Monday, February 9, 2009

Some grim statistics in The Scientist:

These are distressing but worth discussing

• NIH budget has has declined by more than 10% in real terms over the past 5 years.
• Initial success rates for grants is less than 10%
• Average age of first NIH grant is mid-40s.
• New drugs approved by the FDA has fallen linearly from 53 in 1996 to 17 in 2007 (the same number as 1983). In 2008, 21 druges were approved including 3 that were “reconsidered” and 3 radiocontrast agents
• Pharma has lost 100,000 jobs over the past 5 years

The author lists solutions - my reactions are in (brackets):
• Restore funding to the NIH (Obama has a $10 billion increase so this is fixable)
• Have graded FDA drug approvals (not sure how this would work)
• Reward more personalized medicine (this is a path FDA is taking)
• Increase academia and FDA interactions (drug approvals take 10 years; I don't see how these interactions will improve approvals. Academia is upstream and not connected to drug trials)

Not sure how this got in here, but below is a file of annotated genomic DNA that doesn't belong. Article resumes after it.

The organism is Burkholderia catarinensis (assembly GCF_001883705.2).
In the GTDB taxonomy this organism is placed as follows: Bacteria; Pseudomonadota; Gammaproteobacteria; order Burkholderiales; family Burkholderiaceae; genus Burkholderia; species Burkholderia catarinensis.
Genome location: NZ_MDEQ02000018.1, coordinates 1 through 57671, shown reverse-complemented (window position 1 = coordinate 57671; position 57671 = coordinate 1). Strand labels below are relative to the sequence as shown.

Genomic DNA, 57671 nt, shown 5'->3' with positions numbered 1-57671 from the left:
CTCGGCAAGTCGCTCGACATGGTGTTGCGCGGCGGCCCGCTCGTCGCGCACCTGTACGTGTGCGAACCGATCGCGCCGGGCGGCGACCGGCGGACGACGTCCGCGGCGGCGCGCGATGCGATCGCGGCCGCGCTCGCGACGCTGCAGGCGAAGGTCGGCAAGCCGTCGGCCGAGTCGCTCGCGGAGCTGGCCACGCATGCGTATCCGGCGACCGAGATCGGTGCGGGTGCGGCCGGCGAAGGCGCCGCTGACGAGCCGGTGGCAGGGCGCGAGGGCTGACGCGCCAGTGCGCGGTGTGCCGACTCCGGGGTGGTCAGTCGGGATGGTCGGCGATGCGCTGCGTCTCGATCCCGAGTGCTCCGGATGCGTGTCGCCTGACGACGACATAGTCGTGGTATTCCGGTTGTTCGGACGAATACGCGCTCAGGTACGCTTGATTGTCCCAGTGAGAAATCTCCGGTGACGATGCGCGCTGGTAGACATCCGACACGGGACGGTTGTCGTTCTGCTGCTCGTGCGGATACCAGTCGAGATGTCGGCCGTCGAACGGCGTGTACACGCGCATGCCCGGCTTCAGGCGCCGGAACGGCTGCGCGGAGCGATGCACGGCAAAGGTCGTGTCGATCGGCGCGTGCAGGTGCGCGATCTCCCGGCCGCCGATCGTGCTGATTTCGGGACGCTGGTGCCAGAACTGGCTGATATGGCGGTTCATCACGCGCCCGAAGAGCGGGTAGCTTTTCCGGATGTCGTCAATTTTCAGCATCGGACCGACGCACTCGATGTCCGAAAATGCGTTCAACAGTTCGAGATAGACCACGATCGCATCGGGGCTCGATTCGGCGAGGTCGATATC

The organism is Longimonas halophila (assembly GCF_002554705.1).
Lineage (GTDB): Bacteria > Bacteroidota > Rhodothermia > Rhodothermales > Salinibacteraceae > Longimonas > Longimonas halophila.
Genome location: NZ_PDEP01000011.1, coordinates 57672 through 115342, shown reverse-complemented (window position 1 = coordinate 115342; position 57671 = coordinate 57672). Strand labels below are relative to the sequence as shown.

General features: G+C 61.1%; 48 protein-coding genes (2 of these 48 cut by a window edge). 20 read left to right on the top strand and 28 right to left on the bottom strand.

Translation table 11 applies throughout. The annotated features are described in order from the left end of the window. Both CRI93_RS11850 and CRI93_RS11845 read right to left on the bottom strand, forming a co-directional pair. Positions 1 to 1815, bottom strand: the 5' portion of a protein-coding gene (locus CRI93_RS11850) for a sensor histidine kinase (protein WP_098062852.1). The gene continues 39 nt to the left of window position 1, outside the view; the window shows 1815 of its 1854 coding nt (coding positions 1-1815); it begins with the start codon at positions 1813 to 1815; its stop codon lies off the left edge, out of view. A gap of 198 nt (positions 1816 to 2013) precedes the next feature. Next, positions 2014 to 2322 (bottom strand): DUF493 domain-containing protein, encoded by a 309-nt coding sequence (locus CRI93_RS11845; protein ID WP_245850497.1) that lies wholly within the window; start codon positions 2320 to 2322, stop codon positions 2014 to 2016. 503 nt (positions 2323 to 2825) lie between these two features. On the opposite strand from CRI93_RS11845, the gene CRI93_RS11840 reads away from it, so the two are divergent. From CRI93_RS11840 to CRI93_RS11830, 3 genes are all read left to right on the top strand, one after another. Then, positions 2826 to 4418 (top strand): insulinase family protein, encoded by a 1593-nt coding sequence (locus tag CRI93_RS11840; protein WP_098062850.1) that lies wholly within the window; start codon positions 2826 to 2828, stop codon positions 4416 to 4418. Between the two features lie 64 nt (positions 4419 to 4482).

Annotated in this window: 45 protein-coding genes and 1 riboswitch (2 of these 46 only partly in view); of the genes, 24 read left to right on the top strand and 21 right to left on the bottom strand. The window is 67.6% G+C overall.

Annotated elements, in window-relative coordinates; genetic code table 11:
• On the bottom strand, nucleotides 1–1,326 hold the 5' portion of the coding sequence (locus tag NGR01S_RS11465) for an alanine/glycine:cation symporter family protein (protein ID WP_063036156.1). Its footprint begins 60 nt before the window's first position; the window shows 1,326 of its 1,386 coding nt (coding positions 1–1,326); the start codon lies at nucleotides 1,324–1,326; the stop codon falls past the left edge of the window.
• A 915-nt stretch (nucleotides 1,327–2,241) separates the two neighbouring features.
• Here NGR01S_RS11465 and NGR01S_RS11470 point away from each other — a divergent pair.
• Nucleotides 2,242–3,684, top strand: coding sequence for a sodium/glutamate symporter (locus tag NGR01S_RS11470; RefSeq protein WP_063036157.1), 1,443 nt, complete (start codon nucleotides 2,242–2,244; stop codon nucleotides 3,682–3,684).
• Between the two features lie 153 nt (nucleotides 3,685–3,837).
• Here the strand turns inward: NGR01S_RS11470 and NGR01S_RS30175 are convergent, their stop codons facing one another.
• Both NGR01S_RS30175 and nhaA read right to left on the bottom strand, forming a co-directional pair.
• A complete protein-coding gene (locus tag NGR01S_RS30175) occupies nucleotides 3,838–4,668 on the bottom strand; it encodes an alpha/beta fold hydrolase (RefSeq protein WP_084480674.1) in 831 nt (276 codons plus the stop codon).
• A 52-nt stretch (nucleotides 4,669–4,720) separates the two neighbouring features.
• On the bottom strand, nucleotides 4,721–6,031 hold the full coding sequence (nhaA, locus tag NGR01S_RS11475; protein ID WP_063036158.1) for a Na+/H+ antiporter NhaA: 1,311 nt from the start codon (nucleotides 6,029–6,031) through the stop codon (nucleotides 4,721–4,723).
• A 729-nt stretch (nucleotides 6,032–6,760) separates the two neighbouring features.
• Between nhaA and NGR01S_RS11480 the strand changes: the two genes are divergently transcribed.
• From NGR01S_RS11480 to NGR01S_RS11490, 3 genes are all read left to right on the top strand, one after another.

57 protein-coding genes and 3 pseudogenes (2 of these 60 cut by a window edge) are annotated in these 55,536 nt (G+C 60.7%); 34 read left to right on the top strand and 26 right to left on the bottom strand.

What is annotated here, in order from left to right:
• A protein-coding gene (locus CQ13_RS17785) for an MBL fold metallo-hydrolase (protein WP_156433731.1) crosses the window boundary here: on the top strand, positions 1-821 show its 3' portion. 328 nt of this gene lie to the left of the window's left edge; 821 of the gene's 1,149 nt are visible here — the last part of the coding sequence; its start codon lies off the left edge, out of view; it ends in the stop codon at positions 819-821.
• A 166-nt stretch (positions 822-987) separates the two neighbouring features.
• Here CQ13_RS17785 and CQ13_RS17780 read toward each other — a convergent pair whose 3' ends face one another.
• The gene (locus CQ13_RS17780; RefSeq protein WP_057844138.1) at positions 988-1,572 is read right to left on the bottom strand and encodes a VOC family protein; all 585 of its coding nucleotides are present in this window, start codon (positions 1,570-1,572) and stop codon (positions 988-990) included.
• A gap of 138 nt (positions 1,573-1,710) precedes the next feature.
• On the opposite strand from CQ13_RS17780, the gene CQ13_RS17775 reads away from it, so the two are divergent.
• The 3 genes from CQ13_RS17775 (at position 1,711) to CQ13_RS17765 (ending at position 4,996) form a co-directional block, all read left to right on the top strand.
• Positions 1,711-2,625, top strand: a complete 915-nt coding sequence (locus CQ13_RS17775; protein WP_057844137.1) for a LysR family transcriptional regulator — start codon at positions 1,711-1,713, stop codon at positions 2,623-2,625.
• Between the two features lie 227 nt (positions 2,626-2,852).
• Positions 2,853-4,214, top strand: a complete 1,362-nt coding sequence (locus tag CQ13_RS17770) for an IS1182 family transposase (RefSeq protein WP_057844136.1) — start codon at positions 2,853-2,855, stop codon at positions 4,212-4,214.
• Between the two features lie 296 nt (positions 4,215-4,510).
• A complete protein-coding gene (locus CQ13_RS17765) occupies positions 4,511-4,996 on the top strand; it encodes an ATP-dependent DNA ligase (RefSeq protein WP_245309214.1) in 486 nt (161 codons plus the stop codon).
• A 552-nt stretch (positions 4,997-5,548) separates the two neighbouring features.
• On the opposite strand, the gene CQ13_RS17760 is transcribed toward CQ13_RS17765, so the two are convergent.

• Spend on science in schools (a focus of this administration)

While drug approvals have dropped considerably, its not necessarily a bad thing. Yes, it means a lot of companies and investors have lost money. Scientists have spent lifetimes on products that ultimately weren't approved. But how many of these drugs should have gotten to the market in the first place ? Is there a cure for Alzheimers or Cancer waiting to be approved ? Or a drug that works in 80% of a selective population that was turned down.

I think the FDA needs to rethink approval processes of contrast agents and its diagnostics tests as well. These generally are safer with lesser side effects. The economics simply aren't in favor especially of developing contrast agents through the startup process. Similarly with diagnostics; there needs to be more of a focus on accelerating the approval processes. If we can find it early, we can cure it. Diagnostics tests and contrast agents can help us do that. And while it builds up industries, it will make a real difference for patients as well as the life sciences industry. Death rates are not going down because of better drugs. Its going down because of better screening and imaging.

Click here to read the article

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